Trend Spotting: Ad Tech Experts on the Main Talking Points at Ad Week

Inevitably, the controversy over digital advertising funding extremist content was the main talking point at Advertising Week Europe, with Google’s Matt Brittin offering a blanket apology to the brands impacted. The fallout from this high-profile incident placed brand safety and marketplace quality high on the event’s agenda, with the conversation concentrated on accountability and the pressing need to establish industry-wide safety standards. But in addition to brand safety, there was also a focus on boosting ad quality by ensuring ads are served to the right audiences, at the right time, in the right format – powered by high-quality real-time data.

To gain a deeper insight into the key topics of Ad Week Europe, from a tech perspective, we asked some attendees from across the ad tech sector to offer their unique take on the event:

Driving the brand safety message home

“Without question, the Google ad row dominated conversation at Ad Week Europe; but there was no space for negativity – everyone was united in their determination to improve brand safety standards. What stood out particularly was a session with Matt Brittin, Google’s president of business and operations EMEA, and Keith Weed, Unilever CMO – who both made the very valid point that responsibility for brand safety does not just lie with ad tech companies – brands, marketers, and agencies are just as accountable; and this is a message that needed to be driven home. While it may appear that this high-profile incident highlighted a lack of brand safety solutions in the market, in fact, the opposite is true – there are many third-party solutions that can overcome this challenge. But, although brand safety has long been on the industry’s radar, its recent catapult into the mainstream means it will become the top priority for ad campaigns. And this can only be a good development for the industry.”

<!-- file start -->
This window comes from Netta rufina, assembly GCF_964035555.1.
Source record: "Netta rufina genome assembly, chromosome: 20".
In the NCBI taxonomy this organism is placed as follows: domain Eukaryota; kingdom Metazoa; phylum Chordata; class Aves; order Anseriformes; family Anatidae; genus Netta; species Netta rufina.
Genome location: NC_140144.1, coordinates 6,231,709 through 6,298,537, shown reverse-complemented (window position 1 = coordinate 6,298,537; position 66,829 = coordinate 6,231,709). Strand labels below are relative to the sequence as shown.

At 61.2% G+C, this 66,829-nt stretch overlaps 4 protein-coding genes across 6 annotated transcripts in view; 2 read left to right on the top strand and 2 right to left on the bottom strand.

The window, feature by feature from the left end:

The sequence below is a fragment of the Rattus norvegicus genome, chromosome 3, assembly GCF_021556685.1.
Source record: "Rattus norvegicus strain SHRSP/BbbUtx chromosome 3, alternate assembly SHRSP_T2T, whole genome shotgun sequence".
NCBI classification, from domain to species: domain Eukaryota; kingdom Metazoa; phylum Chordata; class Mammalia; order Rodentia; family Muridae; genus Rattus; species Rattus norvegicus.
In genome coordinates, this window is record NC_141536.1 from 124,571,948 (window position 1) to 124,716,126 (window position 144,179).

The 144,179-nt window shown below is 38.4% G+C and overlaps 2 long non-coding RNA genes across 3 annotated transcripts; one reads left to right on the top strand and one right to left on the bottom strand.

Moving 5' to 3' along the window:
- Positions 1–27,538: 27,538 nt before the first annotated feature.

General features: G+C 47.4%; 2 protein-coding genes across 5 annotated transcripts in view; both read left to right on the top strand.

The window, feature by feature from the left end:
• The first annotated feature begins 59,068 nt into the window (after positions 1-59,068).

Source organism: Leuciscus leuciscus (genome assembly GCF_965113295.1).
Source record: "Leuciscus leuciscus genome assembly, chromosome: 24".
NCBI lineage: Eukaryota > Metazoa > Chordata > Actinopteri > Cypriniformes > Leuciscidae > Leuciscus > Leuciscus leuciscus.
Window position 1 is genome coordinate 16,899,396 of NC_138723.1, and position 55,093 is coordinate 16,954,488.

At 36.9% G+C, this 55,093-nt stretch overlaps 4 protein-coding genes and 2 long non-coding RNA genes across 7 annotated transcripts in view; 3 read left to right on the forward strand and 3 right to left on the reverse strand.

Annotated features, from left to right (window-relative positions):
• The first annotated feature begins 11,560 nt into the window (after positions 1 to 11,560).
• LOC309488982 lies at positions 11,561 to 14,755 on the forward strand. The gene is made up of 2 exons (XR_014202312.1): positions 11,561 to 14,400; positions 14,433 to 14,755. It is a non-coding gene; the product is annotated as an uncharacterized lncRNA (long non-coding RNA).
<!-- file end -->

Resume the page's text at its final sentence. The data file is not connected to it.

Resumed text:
Andrew Morsy, MD UK, Sizmek

Reinforcing that programmatic should be value-based

“This year’s Ad Week Europe didn’t disappoint in generating insightful discussions around programmatic – particularly on how the industry can make improvements to enhance the user experience while optimising monetisation. The overall consensus was that programmatic should be about getting the best value, not necessarily the cheapest price. To achieve this, marketers need to look at programmatic as a qualitative rather than quantitative approach – a higher reach doesn’t always mean that an advert is being seen by the right people. Consumers continue to be involuntarily bombarded by adverts, which remained a predominant topic of discussion at this year’s event. As an industry, we need to look at one-to-one targeting, ensuring we reach the right audience in a format that isn’t seen as being interruptive, such as pre-roll or pop-ups.”

Shez Iqbal, Head of UK & Ireland Publishers, Sublime Skinz

Understanding the industry’s duty of care in brand safety